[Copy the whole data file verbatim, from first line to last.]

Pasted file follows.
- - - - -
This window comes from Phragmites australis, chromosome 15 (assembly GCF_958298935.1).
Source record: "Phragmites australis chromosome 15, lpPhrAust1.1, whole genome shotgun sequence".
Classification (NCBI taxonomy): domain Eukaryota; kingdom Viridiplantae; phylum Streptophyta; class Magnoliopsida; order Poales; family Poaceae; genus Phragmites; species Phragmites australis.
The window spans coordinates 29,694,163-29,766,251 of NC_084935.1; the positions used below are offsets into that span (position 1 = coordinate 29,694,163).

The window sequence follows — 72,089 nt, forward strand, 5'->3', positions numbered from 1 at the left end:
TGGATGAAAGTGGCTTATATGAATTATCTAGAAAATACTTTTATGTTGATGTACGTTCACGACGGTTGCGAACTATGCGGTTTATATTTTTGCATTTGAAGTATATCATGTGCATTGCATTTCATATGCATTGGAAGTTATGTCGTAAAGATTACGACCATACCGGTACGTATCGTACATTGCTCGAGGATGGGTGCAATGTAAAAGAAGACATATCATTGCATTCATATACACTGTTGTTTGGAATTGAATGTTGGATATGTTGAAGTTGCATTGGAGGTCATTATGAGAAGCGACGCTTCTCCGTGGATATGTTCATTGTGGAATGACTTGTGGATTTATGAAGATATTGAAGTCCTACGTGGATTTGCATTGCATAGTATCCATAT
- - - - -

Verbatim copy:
This window comes from Phragmites australis, chromosome 15 (assembly GCF_958298935.1).
Source record: "Phragmites australis chromosome 15, lpPhrAust1.1, whole genome shotgun sequence".
Classification (NCBI taxonomy): domain Eukaryota; kingdom Viridiplantae; phylum Streptophyta; class Magnoliopsida; order Poales; family Poaceae; genus Phragmites; species Phragmites australis.
The window spans coordinates 29,694,163-29,766,251 of NC_084935.1; the positions used below are offsets into that span (position 1 = coordinate 29,694,163).

The window sequence follows — 72,089 nt, forward strand, 5'->3', positions numbered from 1 at the left end:
TGGATGAAAGTGGCTTATATGAATTATCTAGAAAATACTTTTATGTTGATGTACGTTCACGACGGTTGCGAACTATGCGGTTTATATTTTTGCATTTGAAGTATATCATGTGCATTGCATTTCATATGCATTGGAAGTTATGTCGTAAAGATTACGACCATACCGGTACGTATCGTACATTGCTCGAGGATGGGTGCAATGTAAAAGAAGACATATCATTGCATTCATATACACTGTTGTTTGGAATTGAATGTTGGATATGTTGAAGTTGCATTGGAGGTCATTATGAGAAGCGACGCTTCTCCGTGGATATGTTCATTGTGGAATGACTTGTGGATTTATGAAGATATTGAAGTCCTACGTGGATTTGCATTGCATAGTATCCATAT